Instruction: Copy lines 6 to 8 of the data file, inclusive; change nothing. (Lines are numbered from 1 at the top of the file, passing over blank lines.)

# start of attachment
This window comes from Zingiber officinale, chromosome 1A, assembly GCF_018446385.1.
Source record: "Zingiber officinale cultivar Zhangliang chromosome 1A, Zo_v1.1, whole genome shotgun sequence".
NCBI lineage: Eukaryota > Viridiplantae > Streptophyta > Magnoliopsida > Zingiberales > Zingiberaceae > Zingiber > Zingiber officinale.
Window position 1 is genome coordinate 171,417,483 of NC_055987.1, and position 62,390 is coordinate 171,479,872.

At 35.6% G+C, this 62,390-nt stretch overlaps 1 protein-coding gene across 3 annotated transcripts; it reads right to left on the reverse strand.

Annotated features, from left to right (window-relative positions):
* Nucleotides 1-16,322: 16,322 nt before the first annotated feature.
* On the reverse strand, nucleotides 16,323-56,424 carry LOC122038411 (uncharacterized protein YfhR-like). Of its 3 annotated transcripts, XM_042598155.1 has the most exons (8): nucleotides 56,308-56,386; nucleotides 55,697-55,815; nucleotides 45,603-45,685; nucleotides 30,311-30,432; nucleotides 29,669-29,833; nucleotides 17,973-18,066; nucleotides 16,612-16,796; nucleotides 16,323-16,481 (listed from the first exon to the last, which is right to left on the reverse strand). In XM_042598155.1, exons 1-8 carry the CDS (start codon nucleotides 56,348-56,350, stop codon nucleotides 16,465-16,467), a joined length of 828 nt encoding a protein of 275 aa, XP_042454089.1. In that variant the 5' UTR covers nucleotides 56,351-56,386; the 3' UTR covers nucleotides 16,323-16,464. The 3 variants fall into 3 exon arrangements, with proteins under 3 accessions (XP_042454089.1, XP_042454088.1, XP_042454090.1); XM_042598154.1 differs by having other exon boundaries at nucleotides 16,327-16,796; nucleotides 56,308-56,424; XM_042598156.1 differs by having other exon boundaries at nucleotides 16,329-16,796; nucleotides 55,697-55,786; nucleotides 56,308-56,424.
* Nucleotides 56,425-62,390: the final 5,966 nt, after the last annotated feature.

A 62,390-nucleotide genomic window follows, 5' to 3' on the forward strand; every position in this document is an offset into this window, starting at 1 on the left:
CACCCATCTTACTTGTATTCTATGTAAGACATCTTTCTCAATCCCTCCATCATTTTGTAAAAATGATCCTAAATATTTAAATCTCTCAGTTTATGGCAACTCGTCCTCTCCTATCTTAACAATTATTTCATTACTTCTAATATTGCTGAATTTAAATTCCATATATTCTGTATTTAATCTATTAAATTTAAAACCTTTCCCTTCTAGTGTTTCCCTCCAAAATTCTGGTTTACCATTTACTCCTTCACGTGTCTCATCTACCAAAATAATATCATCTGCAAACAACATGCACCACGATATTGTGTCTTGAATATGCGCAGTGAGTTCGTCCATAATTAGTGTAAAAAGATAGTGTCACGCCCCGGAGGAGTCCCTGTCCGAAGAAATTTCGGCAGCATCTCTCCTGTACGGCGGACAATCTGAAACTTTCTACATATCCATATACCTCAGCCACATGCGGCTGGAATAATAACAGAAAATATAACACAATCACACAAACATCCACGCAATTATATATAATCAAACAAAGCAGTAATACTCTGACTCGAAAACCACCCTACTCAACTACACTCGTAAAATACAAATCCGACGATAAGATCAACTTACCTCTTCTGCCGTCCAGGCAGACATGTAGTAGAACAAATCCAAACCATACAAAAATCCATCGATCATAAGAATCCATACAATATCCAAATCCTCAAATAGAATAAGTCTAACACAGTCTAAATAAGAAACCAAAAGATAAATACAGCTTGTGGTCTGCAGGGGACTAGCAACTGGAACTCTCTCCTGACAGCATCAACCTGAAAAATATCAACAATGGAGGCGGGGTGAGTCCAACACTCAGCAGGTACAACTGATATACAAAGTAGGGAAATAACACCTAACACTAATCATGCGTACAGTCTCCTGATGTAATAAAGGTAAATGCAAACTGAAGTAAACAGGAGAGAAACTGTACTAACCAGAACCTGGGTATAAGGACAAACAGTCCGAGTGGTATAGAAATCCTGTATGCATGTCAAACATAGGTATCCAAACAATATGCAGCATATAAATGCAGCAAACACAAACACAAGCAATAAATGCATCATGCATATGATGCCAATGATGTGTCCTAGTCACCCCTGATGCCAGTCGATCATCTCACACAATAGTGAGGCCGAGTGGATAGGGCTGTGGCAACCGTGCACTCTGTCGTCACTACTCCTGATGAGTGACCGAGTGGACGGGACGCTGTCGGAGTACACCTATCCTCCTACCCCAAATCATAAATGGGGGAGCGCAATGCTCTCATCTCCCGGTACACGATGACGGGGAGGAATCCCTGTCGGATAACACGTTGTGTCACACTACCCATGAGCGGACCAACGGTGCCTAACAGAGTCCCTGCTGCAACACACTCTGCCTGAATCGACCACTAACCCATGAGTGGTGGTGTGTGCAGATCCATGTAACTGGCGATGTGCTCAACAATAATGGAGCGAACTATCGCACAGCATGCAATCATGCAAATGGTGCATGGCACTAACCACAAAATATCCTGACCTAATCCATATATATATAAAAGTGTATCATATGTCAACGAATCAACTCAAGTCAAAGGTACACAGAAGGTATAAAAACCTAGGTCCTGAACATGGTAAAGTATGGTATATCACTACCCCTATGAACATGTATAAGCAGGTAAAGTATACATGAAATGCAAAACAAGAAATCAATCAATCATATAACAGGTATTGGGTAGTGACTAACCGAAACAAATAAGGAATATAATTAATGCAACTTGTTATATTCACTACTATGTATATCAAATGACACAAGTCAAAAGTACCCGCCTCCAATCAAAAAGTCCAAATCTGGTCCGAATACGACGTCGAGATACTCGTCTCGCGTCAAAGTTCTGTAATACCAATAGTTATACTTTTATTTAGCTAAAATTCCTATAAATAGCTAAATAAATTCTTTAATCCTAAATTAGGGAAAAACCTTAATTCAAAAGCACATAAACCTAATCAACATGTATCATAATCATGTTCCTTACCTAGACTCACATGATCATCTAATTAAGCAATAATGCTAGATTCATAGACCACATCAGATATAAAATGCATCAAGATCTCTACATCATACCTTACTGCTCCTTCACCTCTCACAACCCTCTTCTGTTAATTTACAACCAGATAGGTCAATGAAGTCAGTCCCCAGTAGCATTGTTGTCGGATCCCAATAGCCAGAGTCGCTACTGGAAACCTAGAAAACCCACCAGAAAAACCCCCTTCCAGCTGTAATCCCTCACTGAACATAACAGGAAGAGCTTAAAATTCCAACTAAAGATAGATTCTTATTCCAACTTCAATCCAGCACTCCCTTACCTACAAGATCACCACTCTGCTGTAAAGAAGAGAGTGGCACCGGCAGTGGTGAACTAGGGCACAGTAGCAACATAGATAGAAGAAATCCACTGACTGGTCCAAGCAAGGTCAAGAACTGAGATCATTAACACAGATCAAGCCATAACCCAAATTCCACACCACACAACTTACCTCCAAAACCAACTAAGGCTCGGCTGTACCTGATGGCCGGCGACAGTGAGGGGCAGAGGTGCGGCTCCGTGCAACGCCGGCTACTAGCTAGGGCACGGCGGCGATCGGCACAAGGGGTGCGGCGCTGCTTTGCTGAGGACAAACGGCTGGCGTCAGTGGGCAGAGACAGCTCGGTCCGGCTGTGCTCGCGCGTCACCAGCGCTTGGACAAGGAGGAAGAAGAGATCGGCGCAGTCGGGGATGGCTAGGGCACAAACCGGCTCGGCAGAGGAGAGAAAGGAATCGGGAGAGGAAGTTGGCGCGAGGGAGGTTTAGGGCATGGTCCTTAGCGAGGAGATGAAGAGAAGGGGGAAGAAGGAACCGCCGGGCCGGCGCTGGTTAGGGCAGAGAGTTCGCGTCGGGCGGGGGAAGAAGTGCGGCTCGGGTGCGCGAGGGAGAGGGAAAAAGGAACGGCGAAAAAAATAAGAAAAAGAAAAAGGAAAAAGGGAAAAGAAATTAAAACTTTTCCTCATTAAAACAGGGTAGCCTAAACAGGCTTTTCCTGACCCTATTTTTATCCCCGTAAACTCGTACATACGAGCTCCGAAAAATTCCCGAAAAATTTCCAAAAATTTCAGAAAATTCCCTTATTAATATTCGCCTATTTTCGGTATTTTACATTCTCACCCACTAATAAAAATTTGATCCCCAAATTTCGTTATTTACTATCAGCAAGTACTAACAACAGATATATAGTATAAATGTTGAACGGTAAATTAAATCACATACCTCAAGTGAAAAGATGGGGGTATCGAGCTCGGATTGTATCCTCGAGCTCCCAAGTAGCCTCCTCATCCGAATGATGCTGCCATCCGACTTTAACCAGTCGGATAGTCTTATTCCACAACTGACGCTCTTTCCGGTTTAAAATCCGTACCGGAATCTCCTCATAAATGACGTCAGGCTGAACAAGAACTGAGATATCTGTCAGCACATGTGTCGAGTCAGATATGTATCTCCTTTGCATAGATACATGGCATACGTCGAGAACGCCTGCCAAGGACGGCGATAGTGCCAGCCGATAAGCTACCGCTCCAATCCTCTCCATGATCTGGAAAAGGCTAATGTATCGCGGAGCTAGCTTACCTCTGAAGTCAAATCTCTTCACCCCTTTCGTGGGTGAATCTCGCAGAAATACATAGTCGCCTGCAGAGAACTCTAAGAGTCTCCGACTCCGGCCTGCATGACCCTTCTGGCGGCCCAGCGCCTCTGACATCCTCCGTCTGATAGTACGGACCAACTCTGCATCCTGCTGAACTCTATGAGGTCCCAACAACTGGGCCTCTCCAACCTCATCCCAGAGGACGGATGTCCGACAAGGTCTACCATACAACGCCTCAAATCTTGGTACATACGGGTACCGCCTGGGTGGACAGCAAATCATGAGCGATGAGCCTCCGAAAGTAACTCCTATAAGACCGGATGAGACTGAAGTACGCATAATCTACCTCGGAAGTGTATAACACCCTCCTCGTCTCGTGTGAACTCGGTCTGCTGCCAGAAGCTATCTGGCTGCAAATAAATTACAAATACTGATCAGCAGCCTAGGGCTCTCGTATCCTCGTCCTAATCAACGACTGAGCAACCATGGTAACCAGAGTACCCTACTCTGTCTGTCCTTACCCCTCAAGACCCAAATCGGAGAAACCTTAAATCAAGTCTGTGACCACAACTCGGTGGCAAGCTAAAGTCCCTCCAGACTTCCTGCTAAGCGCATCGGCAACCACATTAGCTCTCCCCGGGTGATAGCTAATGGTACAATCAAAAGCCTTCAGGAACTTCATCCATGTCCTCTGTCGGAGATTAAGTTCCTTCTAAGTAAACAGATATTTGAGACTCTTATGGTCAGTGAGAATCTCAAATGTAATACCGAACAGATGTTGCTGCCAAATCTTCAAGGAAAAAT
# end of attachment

Annotated features, from left to right (window-relative positions):
* Nucleotides 1-16,322: 16,322 nt before the first annotated feature.
* On the reverse strand, nucleotides 16,323-56,424 carry LOC122038411 (uncharacterized protein YfhR-like). Of its 3 annotated transcripts, XM_042598155.1 has the most exons (8): nucleotides 56,308-56,386; nucleotides 55,697-55,815; nucleotides 45,603-45,685; nucleotides 30,311-30,432; nucleotides 29,669-29,833; nucleotides 17,973-18,066; nucleotides 16,612-16,796; nucleotides 16,323-16,481 (listed from the first exon to the last, which is right to left on the reverse strand). In XM_042598155.1, exons 1-8 carry the CDS (start codon nucleotides 56,348-56,350, stop codon nucleotides 16,465-16,467), a joined length of 828 nt encoding a protein of 275 aa, XP_042454089.1. In that variant the 5' UTR covers nucleotides 56,351-56,386; the 3' UTR covers nucleotides 16,323-16,464. The 3 variants fall into 3 exon arrangements, with proteins under 3 accessions (XP_042454089.1, XP_042454088.1, XP_042454090.1); XM_042598154.1 differs by having other exon boundaries at nucleotides 16,327-16,796; nucleotides 56,308-56,424; XM_042598156.1 differs by having other exon boundaries at nucleotides 16,329-16,796; nucleotides 55,697-55,786; nucleotides 56,308-56,424.